[4]

Clausing Drill Press (new to me)

[3]
[10] Like what you see?
Click here to donate to this forum and upgrade your account!

rwm

Active User
H-M Supporter - Gold Member ($25)
Joined
Mar 25, 2013
Messages
1,383
Likes
1,583
#31
What do you guys think about this hole?





I have two thoughts:
I could mill it into an elongated slot and use it with a mill type hold down for work holding.
I could try to patch it.
For a patch I was thinking this. Drill it out round and then countersink. Then machine a matching cast iron disc and solder it in place. Since this is not structural can I use regular solder or must I use silver solder? I am afraid to really heat up the area and cause a crack.

I am not going to use JB weld or other polymer solutions unless someone has something really spectacular in mind.

Robert
 

Charles Spencer

Active User
H-M Supporter - Silver Member ($10)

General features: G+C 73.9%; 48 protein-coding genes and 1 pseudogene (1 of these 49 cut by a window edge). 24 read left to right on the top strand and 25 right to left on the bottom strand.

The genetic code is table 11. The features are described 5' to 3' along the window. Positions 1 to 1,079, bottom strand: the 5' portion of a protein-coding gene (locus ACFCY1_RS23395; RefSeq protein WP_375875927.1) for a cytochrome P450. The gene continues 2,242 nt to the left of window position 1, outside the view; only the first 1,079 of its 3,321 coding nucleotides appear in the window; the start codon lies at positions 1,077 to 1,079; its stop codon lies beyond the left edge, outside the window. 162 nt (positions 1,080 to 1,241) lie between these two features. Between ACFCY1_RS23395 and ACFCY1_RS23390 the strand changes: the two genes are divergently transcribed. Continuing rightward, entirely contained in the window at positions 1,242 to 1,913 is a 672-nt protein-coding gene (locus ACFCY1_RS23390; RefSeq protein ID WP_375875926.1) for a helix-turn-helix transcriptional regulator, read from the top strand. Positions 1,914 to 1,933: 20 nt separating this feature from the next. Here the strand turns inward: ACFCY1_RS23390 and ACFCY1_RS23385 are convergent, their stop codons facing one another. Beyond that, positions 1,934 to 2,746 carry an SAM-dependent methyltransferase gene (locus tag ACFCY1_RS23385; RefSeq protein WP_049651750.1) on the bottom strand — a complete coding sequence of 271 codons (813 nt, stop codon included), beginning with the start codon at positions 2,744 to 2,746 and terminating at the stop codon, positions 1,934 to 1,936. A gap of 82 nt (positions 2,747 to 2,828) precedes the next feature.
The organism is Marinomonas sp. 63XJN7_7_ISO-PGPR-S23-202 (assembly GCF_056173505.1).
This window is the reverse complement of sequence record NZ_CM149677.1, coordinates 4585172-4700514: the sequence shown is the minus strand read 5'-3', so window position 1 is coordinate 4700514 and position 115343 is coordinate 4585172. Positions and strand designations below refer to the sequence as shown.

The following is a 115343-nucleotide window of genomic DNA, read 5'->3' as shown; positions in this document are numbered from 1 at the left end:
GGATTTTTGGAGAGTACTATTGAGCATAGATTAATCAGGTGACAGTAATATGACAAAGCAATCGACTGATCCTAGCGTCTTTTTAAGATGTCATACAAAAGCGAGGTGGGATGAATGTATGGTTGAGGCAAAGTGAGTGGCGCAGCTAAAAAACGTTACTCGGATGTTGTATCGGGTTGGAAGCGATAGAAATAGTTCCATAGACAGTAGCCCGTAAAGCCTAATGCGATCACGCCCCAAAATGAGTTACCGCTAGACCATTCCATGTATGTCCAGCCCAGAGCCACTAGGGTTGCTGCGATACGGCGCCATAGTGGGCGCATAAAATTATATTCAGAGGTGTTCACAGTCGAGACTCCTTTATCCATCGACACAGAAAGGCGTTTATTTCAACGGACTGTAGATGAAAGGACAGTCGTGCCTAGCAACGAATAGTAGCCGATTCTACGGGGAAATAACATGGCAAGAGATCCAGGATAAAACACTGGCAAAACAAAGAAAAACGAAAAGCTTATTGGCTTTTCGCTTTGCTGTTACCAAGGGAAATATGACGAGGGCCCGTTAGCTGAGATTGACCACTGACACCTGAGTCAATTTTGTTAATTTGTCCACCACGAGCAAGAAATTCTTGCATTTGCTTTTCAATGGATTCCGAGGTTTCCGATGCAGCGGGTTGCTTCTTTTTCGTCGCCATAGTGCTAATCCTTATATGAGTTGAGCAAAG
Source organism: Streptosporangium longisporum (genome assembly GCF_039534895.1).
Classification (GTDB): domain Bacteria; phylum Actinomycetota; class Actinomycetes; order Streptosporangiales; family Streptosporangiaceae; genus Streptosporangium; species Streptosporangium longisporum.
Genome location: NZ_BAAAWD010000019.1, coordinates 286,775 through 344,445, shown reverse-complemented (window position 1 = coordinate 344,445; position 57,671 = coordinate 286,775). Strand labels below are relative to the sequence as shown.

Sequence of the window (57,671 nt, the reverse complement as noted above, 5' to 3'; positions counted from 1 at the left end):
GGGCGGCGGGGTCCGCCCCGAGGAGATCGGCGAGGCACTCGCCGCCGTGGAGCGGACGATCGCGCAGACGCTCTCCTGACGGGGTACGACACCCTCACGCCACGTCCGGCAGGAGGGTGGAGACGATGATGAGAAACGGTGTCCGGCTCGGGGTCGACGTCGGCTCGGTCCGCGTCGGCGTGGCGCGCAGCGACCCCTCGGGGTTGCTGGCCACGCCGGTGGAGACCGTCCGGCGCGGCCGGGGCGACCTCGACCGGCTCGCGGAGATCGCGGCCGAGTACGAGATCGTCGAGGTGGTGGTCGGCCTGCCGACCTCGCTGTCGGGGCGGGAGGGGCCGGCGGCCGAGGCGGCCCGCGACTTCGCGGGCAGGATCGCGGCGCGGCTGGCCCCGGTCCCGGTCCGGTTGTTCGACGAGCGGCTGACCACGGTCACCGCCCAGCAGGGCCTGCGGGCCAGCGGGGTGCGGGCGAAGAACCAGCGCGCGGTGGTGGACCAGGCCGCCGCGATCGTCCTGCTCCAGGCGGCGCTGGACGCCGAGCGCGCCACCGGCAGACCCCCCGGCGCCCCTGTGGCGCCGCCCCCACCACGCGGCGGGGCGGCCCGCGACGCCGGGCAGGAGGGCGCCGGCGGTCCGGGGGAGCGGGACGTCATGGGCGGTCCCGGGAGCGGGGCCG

Joined
Aug 29, 2013
Messages
1,046
Likes
1,120
#32
Well, that 6" Chinese cross slide vise was rather sloppy when I got it. As I said, I tightened it up a bit. I straightened the gibs, adjusted the gib screws, filed and sanded down the castings, cleaned up the acme screws, and installed washers to remove slack. On the bright side, I think I paid about $70 with free shipping on Amazon.

Also, usually when I drill holes in metal I lay them out and center punch them. So using the x-y handles to line it up is very handy for me. That is accurate enough for most things that I do. If I need to be within a couple of thousandths, I'd probably use my mill-drill.
 

rwm

Active User
H-M Supporter - Gold Member ($25)
Joined
Mar 25, 2013
Messages
1,383
Likes
1,583
#33
I just learned the date on this machine is May 2002 per Clausing. They also sent me the manual. it is great shape. I have some ideas for upgrades. Stay tuned.
Robert
 

RandyM